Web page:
Rattlesnake Bite First Aid

Kuala Lumpur, Malaysia — December 5, 2012

There are rattlesnakes on the Pacific Crest Trail all the way between Canada and Mexico. And I saw a lot of them, which got me to thinking about rattlesnake bite first aid in the wilderness.

A Rattlesnake - Pacific Crest Trail
A rattlesnake on the Pacific Crest Trail. Photo by Brett Fisher.

Wilderness medicine applies when you’re more than an hour away from definitive medical care (i.e. a hospital), which is pretty much most of the trail.

For a rattlesnake bite, my National Outdoor Leadership School-Wilderness Medicine Institute Wilderness First Responder training tells me that the patient should ideally avoid walking and they need to be evacuated. Definitive care for a patient with an envenomed rattlesnake bite is treatment with anti-venom at a medical facility.

So, I’m hours and sometimes days away from definitive medical care on the trail. I got here by walking. The way out is by walking. But if I or another hiker are bitten by a rattlesnake, I shouldn’t walk but I need to get off the trail and out to a hospital. Seems to me a judgment call is in the making.

Adding to the judgment call is whether the bite is from a Southern Pacific Rattlesnake, Northern Pacific Rattlesnake, or Mojave Green Rattlesnake. All three have hemotoxic venom (causes swelling, internal bleeding, and pain). The Mojave Green also has a neurtoxic venom (causes weakness, numbness, paralysis, difficulty breathing, difficulty speaking). A bite from a Mojave Green would add some urgency to the evacuation.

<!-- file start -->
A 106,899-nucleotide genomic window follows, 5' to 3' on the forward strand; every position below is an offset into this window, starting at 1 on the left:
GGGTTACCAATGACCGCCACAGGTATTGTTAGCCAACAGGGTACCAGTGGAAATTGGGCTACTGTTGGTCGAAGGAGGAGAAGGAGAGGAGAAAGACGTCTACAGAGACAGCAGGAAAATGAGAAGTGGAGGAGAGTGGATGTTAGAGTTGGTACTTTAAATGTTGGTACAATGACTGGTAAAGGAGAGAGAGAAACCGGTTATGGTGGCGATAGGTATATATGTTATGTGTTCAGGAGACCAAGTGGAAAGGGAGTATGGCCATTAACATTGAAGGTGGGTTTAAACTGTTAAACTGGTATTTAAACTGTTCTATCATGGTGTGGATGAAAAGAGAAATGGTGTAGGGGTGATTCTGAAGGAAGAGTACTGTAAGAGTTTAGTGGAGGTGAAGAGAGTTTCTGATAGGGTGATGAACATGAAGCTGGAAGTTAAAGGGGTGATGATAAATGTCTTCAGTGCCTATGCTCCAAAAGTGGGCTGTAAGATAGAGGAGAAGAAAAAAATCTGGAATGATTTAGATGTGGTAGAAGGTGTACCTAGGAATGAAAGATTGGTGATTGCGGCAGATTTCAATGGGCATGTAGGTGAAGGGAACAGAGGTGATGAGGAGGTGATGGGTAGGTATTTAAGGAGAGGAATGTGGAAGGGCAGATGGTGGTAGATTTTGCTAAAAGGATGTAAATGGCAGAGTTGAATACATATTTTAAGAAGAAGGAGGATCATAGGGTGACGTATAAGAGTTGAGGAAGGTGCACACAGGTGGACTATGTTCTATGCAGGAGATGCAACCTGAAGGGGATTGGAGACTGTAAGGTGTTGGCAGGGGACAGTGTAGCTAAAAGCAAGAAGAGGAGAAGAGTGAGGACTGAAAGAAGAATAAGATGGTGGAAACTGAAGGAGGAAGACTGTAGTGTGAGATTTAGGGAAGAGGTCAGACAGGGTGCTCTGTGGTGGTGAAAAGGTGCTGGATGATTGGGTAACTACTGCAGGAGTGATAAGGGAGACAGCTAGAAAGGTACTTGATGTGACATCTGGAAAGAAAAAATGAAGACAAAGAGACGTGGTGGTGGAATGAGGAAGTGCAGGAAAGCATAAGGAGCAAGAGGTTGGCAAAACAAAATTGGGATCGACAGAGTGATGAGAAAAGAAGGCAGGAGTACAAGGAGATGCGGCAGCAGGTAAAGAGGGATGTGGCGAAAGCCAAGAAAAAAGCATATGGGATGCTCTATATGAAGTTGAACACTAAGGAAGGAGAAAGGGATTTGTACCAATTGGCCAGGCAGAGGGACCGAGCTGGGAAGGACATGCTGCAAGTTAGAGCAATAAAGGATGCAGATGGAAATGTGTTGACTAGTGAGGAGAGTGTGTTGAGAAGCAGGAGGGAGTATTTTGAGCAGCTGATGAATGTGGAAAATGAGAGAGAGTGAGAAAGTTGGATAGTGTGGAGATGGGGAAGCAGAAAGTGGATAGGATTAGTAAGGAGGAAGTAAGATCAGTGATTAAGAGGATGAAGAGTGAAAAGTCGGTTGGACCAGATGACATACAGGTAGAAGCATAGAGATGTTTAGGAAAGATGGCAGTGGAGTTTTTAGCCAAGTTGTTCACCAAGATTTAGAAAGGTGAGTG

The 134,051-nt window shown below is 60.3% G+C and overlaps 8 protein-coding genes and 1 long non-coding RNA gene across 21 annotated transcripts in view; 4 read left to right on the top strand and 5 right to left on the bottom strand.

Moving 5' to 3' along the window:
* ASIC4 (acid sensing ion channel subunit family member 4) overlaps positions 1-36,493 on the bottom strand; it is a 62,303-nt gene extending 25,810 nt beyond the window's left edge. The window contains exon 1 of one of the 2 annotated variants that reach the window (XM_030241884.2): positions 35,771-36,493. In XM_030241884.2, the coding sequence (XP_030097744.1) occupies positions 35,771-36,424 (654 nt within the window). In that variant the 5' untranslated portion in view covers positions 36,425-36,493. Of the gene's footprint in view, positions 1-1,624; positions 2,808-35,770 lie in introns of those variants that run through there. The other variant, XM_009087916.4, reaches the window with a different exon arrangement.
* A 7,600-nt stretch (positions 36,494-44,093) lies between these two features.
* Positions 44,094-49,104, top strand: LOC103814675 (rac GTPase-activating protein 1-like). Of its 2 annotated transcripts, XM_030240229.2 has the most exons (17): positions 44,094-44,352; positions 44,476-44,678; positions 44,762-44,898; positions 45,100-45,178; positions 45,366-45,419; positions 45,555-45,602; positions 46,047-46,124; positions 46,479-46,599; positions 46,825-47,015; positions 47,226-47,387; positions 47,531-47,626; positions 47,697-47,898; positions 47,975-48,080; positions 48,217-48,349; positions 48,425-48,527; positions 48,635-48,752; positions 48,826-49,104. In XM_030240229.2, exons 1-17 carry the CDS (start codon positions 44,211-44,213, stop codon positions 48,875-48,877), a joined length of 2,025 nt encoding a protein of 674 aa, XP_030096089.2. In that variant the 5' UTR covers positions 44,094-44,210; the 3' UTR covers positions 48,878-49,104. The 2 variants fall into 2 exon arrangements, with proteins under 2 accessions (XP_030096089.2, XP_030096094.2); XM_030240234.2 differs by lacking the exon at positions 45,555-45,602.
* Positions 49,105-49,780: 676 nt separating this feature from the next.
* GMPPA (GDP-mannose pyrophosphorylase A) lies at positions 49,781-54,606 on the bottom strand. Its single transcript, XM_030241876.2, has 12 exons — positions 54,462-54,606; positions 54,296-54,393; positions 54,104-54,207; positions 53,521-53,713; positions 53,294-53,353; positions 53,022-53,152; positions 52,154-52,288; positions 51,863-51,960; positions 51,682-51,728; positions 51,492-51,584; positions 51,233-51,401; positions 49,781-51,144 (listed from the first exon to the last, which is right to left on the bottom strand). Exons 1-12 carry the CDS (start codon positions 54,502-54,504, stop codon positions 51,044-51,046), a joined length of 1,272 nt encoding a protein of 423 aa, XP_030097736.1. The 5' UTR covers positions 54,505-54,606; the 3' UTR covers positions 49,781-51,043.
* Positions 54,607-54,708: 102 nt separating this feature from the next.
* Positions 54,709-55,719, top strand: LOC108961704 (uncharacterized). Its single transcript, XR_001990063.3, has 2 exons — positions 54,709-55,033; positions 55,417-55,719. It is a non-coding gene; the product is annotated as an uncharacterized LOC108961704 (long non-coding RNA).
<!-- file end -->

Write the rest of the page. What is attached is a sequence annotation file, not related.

Another Rattlesnake - Pacific Crest Trail
Another rattlesnake on the Pacific Crest Trail. Photo by Brett Fisher.
And Another Rattlesnake - Pacific Crest Trail
And another rattlesnake on the Pacific Crest Trail. Photo by Brett Fisher.

I came across Treating Rattlesnake Bites in the Field by Paul Auerbach at OutdoorEd.Com’s Wilderness First Aid Blog. The article has a few suggestions that help with the judgment call.

Here’s how I approach rattlesnake bite first aid on the trail.

DO

  • Scene safety. Retreat out of the striking distance of the snake.
  • Keep yourself and the patient calm.
  • Remove constricting clothing and jewelry.
  • As with any bite wound, wash with soap and water.
  • Splint the extremity.
  • Avoid elevating the injury.
  • Avoid any harmful and unproven treatments.
  • Monitor.
  • If you are many hours or days from a hospital and the signs and symptoms are not severe or not yet severe, evacuate the patient by assisting to walk out allowing for frequent rest breaks and adequate hydration.
  • If you are many hours or days from a hospital and the signs and symptoms are severe or get severe, evacuate rapidly by arranging for a litter or helicopter rescue (use a SPOT-type device).

DO NOT

  • Do not try to catch or kill the snake.
  • Do not use a snake bite extractor pump.
  • Do not try to cut the bite and suck the venom out.
  • Do not give “snake bite medicine,” err, whiskey.

Maybe save the whiskey for the rescuers after completing the evacuation …

Brett on the PCT!

Thanks for reading. Ever hear of any of these "Dont's" as the way to treat a rattlesnake bit? Tell us about this or any other thoughts you have on this post in the comments section below.

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Happy trails!

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